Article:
On your second line, overlap the first line by ¼ to ½. When the job is finished, let it completely dry to the paint’s specifications before returning and applying a second coat.
Things To Know When You Paint Water-Exposed Equipment
There are a few more things that are important to know when spray painting any marine vessel, from paddleboards to gigantic canoes.
- Always use marine paints
- Always use water-based paints and avoid oil-based
- Mistakes are costly
- Spray paint your paddles, even though it seems counterproductive
What Kind of Paint Will Stick To A Kayak And Paddles?
Marine paints are specifically designed for crafts and instruments that are going to be consistently exposed to water and UV.
Water-based paints are superior to oil-based paints because they are far more flexible when they are cured—a necessity for small watercraft—have a higher UV exposure rating, and they resist water and salt penetration better than oil-based.
Thoroughly cleaning and prepping is important. If you miss a spot or neglect something, the paint will not properly adhere to the surface.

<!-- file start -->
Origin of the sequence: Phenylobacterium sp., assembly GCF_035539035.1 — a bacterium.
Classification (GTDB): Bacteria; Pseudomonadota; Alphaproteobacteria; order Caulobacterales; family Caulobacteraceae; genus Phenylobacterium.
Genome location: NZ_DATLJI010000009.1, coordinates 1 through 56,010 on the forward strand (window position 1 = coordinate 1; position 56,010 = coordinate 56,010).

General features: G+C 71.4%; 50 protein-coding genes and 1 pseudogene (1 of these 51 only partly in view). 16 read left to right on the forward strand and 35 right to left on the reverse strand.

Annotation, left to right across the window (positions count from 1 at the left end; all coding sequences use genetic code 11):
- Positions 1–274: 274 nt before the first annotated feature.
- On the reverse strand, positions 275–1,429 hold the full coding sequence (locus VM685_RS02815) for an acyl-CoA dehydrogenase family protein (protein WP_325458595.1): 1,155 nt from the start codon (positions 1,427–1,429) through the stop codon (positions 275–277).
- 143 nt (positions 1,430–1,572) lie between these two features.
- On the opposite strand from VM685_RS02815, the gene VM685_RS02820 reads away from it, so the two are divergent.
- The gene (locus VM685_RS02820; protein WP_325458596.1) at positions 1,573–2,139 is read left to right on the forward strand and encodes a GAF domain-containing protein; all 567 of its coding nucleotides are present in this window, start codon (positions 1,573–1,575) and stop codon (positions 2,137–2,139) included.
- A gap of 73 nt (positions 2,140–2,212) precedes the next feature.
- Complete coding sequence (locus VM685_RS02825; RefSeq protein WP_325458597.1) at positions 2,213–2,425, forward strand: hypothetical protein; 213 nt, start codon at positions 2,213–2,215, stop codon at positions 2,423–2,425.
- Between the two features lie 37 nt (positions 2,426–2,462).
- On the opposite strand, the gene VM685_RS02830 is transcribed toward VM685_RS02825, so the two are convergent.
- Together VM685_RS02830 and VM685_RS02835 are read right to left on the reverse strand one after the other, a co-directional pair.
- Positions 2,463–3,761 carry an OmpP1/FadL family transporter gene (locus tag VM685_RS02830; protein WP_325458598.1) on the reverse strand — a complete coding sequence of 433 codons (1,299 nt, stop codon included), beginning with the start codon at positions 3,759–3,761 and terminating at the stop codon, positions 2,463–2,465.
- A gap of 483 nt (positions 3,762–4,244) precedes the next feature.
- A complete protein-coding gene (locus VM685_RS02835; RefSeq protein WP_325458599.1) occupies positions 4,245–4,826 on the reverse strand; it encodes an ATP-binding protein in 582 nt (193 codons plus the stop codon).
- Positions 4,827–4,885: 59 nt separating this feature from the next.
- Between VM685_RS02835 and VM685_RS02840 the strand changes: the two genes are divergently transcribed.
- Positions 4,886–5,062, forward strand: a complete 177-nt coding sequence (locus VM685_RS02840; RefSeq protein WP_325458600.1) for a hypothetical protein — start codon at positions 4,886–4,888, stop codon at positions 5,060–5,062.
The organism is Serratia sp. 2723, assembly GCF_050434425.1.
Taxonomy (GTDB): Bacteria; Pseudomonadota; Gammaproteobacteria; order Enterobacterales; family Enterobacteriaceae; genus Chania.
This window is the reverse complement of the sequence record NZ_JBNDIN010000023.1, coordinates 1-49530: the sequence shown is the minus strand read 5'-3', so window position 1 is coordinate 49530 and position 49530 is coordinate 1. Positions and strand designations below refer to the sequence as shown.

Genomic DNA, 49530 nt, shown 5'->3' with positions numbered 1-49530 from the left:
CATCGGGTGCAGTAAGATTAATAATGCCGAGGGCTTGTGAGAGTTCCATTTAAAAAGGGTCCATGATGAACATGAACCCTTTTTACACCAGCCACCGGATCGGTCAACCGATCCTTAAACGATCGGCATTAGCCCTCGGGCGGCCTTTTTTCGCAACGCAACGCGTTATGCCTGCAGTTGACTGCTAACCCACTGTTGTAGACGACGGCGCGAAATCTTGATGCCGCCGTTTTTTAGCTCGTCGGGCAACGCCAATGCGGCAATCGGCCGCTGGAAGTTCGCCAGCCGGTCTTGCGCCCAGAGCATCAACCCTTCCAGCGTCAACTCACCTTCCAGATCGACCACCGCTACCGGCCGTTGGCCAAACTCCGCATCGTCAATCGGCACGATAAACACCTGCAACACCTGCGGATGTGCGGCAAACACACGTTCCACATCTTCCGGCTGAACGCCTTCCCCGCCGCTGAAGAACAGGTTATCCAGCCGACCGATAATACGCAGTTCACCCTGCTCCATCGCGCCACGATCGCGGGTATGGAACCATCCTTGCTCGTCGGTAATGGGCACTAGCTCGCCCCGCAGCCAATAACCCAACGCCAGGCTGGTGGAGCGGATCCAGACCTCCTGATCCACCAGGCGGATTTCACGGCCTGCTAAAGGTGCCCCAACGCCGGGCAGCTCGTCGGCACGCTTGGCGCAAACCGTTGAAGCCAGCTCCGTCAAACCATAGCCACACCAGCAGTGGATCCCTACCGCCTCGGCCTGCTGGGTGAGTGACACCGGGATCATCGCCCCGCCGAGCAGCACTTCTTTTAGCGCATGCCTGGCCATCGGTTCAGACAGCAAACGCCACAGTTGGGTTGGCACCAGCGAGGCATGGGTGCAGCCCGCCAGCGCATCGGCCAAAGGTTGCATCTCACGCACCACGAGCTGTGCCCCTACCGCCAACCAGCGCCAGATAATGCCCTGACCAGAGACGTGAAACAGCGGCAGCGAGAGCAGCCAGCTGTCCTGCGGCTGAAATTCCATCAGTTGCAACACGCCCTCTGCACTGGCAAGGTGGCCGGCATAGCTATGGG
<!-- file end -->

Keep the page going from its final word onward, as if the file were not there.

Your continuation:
Lastly, spray paint your paddles too. It’s just a far more efficient and long-lasting method. Considering the beating that paddles go through, you want the absolute best prep and spray methods for the most secure bonding process.
Painting your kayak and paddles requires using the right type of paint made to withstand water, high exposure to UV, and salt.
While it’s possible to paint your kayak and paddles, it’s much easier to buy the color kayak and paddles you like.
- Do Kayak Paddles Come Apart?
- Do Aluminum Kayak Paddles Float?
- Is 303 Protectant Good for Kayaks?
- Can You Use Armor All On Kayaks?
- How Can I Shine My Kayak?
Marshall, V. (N/A). The Pros And Cons Of Different Kayak Materials Retrieved from: https://paddlingmag.com/boats/kayaks/what-are-kayaks-made-of/
O’Brien, S. (July 27, 2021). How To Paint A Kayak: Step-By-Step Guide For A DIY Kayak Paint Job Retrieved from: https://www.watersportswhiz.com/how-to-paint-a-kayak/